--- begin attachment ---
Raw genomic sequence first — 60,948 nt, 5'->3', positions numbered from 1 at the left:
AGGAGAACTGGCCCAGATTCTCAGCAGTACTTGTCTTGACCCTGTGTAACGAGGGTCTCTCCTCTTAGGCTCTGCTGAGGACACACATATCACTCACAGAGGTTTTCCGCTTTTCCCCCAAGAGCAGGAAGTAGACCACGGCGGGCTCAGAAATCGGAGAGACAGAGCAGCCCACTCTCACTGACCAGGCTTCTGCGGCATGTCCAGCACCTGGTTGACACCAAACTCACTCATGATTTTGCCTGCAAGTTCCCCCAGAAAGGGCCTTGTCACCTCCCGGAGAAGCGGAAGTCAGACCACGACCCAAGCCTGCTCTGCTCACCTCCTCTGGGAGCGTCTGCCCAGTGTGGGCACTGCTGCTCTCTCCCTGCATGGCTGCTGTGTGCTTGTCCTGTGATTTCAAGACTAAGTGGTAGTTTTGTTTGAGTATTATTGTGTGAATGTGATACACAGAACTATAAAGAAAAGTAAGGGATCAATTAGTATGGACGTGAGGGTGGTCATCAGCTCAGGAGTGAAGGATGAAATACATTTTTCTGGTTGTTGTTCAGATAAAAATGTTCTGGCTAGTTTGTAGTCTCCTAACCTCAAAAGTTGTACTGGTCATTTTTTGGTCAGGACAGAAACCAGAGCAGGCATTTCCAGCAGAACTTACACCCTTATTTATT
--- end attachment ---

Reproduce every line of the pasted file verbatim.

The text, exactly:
Raw genomic sequence first — 60,948 nt, 5'->3', positions numbered from 1 at the left:
AGGAGAACTGGCCCAGATTCTCAGCAGTACTTGTCTTGACCCTGTGTAACGAGGGTCTCTCCTCTTAGGCTCTGCTGAGGACACACATATCACTCACAGAGGTTTTCCGCTTTTCCCCCAAGAGCAGGAAGTAGACCACGGCGGGCTCAGAAATCGGAGAGACAGAGCAGCCCACTCTCACTGACCAGGCTTCTGCGGCATGTCCAGCACCTGGTTGACACCAAACTCACTCATGATTTTGCCTGCAAGTTCCCCCAGAAAGGGCCTTGTCACCTCCCGGAGAAGCGGAAGTCAGACCACGACCCAAGCCTGCTCTGCTCACCTCCTCTGGGAGCGTCTGCCCAGTGTGGGCACTGCTGCTCTCTCCCTGCATGGCTGCTGTGTGCTTGTCCTGTGATTTCAAGACTAAGTGGTAGTTTTGTTTGAGTATTATTGTGTGAATGTGATACACAGAACTATAAAGAAAAGTAAGGGATCAATTAGTATGGACGTGAGGGTGGTCATCAGCTCAGGAGTGAAGGATGAAATACATTTTTCTGGTTGTTGTTCAGATAAAAATGTTCTGGCTAGTTTGTAGTCTCCTAACCTCAAAAGTTGTACTGGTCATTTTTTGGTCAGGACAGAAACCAGAGCAGGCATTTCCAGCAGAACTTACACCCTTATTTATT